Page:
“I’m not sure how the glass manufacturers feel about it, as they’d want people to need multiple styles” Saranapala muses, but “there seem to be more pros than cons. It will come down to people experiencing what the glass has to offer”. With a single universal glass costing in the region of $30 (Rs. 5,400), there is a trade off with the cost. On the one hand, you only need to purchase one style, not 3 or 4, but on the other, the impact of a single breakage is significantly higher. “Price-wise you might be better off having a red and a white glass, but if the universal glass becomes more popular, it will become more affordable”.
TO STEM OR NOT TO STEM?
Another trend that’s becoming popular, particularly in European bistros is stemless glassware. Minimising breakages, portability, and compact storage are some upsides, but the downside is that without a stem to hold, there is nothing to prevent the transfer of body heat to the wine, which often affects its taste negatively. Saranapala’s view? “I’m not opposed to it, but personally I’m a bit of a traditionalist, I like a wine glass that I can hold by the stem”.
Taking proper care of glasses is crucial to safeguard their longevity. Sri Lanka’s tropical climate brings with it its own set of complications: dust, pests, and high levels of moisture are issues island-wide. The humid climate means storing glasses in the boxes they arrive in isn’t wise, as the cardboard will inevitably disintegrate and attract mould. If proper racks aren’t an option, storing upside down in porous plastic crates will prevent dust and pests from going inside. Operationally, they are also lightweight, stackable, and easily moved around.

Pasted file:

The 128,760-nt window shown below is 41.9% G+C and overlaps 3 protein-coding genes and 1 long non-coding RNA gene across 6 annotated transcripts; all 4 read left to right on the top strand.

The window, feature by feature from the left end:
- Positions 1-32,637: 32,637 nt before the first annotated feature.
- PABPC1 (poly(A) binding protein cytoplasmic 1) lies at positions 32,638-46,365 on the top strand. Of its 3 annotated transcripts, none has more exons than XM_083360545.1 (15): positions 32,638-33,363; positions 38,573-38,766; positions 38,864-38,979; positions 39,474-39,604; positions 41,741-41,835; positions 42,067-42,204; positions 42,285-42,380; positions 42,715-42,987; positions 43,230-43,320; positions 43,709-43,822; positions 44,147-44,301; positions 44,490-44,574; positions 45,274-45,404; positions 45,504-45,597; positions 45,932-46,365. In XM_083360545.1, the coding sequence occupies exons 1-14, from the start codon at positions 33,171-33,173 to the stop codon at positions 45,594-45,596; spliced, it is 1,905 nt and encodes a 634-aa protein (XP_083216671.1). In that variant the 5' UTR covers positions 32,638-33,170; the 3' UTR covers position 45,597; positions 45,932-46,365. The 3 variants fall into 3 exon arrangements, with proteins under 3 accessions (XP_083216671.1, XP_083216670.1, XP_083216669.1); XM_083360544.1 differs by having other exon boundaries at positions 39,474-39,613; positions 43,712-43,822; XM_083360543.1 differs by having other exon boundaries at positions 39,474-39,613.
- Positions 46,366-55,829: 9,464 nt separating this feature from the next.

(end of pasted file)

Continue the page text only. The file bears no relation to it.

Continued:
Be mindful of where you store your glasses. You don’t want to have to wash them every time you get them out, so minimising dust and odours is important. Since the first step of tasting wine is the smelling, avoid storing glasses in musty cupboards or near cooking areas where food aroma molecules may settle inside the glass.
TIME TO SCRAP THE FLUTE?
It’s long been associated with special events and celebrations, but is the champagne flute actually essential for enjoyment of the wine? Saranapala says no. What is important for sparkling varieties is that the glass has a tulip-shaped base. This enables a slow release of bubbles by keeping the CO2 in the wine longer. A straight flute displays the bubbles beautifully, but it doesn’t give space for the aromas to develop. A wider, white wine glass with a tulip-shaped base may be more suitable for sparkling wine than a round-bottomed flute. Focusing on the shape, rather than the size, is key.
‘Wine glasses, like fine wines, have always been a symbol of civilized living’ said the Russian wine writer and entrepreneur Alexis Lichine. The amount of money you want to spend on your glassware is tied to your type of establishment. As the price of a bottle of wine goes up, often so does the guest’s expectation about the glassware. High-end establishments may choose to invest in international branded glassware from the likes of Riedl or Plumm as part of the particular experience they aim to give to their guests.
Prices vary widely, with a single glass costing anything from a few hundred rupees to easily ten times that. An average price per stem is around Rs. 1,000 – 1,800, says Saranapala. “If six glasses are broken this evening, you want to ensure you have enough in reserve for tomorrow,” so think about buying 20% more stock than your sitting numbers require. This also helps ensure sufficient supply if guests choose to drink two styles of wine in one meal.
When investing in new glassware, it pays to think carefully about all the options available and choose styles that match with your establishment style and operational requirements.